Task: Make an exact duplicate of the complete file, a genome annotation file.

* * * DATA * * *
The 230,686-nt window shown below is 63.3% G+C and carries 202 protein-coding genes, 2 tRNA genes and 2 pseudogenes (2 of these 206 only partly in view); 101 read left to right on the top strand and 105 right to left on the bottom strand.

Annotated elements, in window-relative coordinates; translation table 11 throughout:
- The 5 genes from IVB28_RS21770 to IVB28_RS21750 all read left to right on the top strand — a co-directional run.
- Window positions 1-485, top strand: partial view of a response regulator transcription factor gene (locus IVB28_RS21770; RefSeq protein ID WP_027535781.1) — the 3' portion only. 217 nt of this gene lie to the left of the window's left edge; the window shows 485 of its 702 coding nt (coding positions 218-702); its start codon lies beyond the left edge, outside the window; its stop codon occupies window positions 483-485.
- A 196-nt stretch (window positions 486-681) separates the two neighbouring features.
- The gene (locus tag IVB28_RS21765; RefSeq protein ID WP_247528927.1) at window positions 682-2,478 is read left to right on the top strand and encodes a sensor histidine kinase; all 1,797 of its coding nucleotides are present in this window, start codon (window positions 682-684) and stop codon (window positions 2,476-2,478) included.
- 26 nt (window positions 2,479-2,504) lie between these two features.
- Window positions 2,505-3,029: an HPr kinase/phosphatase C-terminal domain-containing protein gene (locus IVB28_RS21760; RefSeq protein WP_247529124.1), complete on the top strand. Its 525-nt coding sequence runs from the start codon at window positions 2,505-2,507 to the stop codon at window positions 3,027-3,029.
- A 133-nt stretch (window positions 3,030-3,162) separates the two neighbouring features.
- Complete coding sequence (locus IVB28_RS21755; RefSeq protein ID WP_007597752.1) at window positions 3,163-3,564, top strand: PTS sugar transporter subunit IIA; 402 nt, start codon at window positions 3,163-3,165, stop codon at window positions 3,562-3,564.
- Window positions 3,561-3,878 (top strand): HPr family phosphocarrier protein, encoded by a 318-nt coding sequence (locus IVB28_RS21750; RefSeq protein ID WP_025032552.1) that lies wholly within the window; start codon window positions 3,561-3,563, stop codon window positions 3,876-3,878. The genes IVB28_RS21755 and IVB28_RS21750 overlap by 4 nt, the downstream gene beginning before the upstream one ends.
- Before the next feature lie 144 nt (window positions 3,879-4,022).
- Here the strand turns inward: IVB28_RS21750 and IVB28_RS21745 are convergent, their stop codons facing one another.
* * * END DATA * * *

The 230,686-nt window shown below is 63.3% G+C and carries 202 protein-coding genes, 2 tRNA genes and 2 pseudogenes (2 of these 206 only partly in view); 101 read left to right on the top strand and 105 right to left on the bottom strand.

Annotated elements, in window-relative coordinates; translation table 11 throughout:
- The 5 genes from IVB28_RS21770 to IVB28_RS21750 all read left to right on the top strand — a co-directional run.
- Window positions 1-485, top strand: partial view of a response regulator transcription factor gene (locus IVB28_RS21770; RefSeq protein ID WP_027535781.1) — the 3' portion only. 217 nt of this gene lie to the left of the window's left edge; the window shows 485 of its 702 coding nt (coding positions 218-702); its start codon lies beyond the left edge, outside the window; its stop codon occupies window positions 483-485.
- A 196-nt stretch (window positions 486-681) separates the two neighbouring features.
- The gene (locus tag IVB28_RS21765; RefSeq protein ID WP_247528927.1) at window positions 682-2,478 is read left to right on the top strand and encodes a sensor histidine kinase; all 1,797 of its coding nucleotides are present in this window, start codon (window positions 682-684) and stop codon (window positions 2,476-2,478) included.
- 26 nt (window positions 2,479-2,504) lie between these two features.
- Window positions 2,505-3,029: an HPr kinase/phosphatase C-terminal domain-containing protein gene (locus IVB28_RS21760; RefSeq protein WP_247529124.1), complete on the top strand. Its 525-nt coding sequence runs from the start codon at window positions 2,505-2,507 to the stop codon at window positions 3,027-3,029.
- A 133-nt stretch (window positions 3,030-3,162) separates the two neighbouring features.
- Complete coding sequence (locus IVB28_RS21755; RefSeq protein ID WP_007597752.1) at window positions 3,163-3,564, top strand: PTS sugar transporter subunit IIA; 402 nt, start codon at window positions 3,163-3,165, stop codon at window positions 3,562-3,564.
- Window positions 3,561-3,878 (top strand): HPr family phosphocarrier protein, encoded by a 318-nt coding sequence (locus IVB28_RS21750; RefSeq protein ID WP_025032552.1) that lies wholly within the window; start codon window positions 3,561-3,563, stop codon window positions 3,876-3,878. The genes IVB28_RS21755 and IVB28_RS21750 overlap by 4 nt, the downstream gene beginning before the upstream one ends.
- Before the next feature lie 144 nt (window positions 3,879-4,022).
- Here the strand turns inward: IVB28_RS21750 and IVB28_RS21745 are convergent, their stop codons facing one another.